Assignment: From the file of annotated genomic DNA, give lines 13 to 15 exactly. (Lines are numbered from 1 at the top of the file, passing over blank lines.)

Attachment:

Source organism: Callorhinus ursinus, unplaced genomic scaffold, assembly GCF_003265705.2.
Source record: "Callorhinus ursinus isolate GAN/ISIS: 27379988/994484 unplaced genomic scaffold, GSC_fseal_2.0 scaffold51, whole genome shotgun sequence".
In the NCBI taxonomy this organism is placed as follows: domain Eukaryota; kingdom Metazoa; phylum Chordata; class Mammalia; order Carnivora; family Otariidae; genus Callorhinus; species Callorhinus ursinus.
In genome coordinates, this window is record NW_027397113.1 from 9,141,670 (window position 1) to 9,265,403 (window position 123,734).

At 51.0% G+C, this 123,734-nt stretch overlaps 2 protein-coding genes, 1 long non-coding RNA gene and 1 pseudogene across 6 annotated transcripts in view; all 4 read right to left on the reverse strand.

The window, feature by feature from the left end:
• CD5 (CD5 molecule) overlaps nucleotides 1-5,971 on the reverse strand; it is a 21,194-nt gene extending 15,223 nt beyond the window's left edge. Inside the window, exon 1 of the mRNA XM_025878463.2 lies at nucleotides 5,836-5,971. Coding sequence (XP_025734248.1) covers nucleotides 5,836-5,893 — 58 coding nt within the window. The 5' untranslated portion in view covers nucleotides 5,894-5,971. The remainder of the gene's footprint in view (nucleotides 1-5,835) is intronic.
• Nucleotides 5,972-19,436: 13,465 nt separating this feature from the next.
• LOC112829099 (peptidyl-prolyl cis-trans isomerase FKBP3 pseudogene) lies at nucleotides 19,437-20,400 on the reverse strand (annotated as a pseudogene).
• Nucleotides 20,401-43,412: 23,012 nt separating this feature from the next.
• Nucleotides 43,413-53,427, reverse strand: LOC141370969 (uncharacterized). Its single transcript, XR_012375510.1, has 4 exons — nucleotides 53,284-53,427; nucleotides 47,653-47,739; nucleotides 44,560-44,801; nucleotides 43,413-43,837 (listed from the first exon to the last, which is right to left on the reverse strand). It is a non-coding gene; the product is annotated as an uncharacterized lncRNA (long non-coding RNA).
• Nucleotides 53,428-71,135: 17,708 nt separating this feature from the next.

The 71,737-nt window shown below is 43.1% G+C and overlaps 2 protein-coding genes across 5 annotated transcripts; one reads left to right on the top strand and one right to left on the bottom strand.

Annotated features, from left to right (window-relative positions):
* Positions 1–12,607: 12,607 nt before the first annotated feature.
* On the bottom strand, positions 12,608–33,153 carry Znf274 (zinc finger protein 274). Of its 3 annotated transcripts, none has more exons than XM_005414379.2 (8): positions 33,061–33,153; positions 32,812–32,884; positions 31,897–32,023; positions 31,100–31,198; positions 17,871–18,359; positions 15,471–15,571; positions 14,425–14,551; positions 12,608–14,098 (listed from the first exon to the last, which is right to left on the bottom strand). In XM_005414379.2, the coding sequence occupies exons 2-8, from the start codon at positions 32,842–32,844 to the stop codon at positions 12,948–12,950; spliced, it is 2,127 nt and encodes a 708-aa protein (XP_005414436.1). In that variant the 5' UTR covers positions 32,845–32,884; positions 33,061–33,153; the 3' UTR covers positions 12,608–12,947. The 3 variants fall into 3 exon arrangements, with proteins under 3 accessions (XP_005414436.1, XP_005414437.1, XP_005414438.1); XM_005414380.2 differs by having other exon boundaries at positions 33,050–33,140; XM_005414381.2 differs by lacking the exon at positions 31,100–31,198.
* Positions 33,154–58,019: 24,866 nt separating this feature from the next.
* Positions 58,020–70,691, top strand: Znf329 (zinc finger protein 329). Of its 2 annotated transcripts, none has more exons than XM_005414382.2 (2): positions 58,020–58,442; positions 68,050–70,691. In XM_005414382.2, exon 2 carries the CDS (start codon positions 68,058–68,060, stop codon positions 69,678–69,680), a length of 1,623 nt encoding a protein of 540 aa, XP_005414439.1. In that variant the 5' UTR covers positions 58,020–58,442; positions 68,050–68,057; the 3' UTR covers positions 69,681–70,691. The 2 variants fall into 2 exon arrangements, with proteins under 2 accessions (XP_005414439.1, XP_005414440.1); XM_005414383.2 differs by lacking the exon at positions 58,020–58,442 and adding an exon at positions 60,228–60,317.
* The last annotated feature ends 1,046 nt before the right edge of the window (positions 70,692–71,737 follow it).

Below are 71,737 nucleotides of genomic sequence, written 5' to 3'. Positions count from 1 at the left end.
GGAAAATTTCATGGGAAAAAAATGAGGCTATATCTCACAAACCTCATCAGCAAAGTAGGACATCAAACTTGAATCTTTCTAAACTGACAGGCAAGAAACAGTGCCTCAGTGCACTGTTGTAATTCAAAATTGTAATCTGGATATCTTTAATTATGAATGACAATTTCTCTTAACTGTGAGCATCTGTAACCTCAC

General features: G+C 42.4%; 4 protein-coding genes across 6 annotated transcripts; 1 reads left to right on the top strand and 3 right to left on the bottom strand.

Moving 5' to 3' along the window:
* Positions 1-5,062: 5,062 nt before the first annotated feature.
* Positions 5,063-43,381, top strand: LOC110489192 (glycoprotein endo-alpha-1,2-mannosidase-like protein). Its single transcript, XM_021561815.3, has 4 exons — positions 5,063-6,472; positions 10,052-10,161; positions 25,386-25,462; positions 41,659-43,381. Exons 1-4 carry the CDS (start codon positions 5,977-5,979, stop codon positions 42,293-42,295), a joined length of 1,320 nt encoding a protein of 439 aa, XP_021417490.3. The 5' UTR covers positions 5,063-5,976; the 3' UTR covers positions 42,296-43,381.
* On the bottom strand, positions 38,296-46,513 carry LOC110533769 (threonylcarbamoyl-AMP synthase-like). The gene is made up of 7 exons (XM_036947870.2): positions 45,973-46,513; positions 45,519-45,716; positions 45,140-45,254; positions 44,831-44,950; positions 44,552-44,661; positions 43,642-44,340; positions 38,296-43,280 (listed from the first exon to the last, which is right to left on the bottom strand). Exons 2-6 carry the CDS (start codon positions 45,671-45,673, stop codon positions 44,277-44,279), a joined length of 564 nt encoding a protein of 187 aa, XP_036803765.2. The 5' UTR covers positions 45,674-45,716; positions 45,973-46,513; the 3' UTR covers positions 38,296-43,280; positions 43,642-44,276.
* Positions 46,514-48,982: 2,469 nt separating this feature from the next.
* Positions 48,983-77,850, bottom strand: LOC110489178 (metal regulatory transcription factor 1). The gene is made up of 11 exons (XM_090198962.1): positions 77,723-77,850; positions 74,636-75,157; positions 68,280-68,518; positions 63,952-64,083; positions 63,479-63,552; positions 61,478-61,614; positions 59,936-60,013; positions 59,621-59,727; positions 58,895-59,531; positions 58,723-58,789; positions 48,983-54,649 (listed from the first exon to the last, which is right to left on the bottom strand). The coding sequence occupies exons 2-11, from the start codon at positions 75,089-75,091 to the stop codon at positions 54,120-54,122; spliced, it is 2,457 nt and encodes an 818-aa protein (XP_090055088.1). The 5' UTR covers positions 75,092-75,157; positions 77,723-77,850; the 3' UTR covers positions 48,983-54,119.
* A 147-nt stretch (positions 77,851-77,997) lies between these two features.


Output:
The 71,737-nt window shown below is 43.1% G+C and overlaps 2 protein-coding genes across 5 annotated transcripts; one reads left to right on the top strand and one right to left on the bottom strand.

Annotated features, from left to right (window-relative positions):
* Positions 1–12,607: 12,607 nt before the first annotated feature.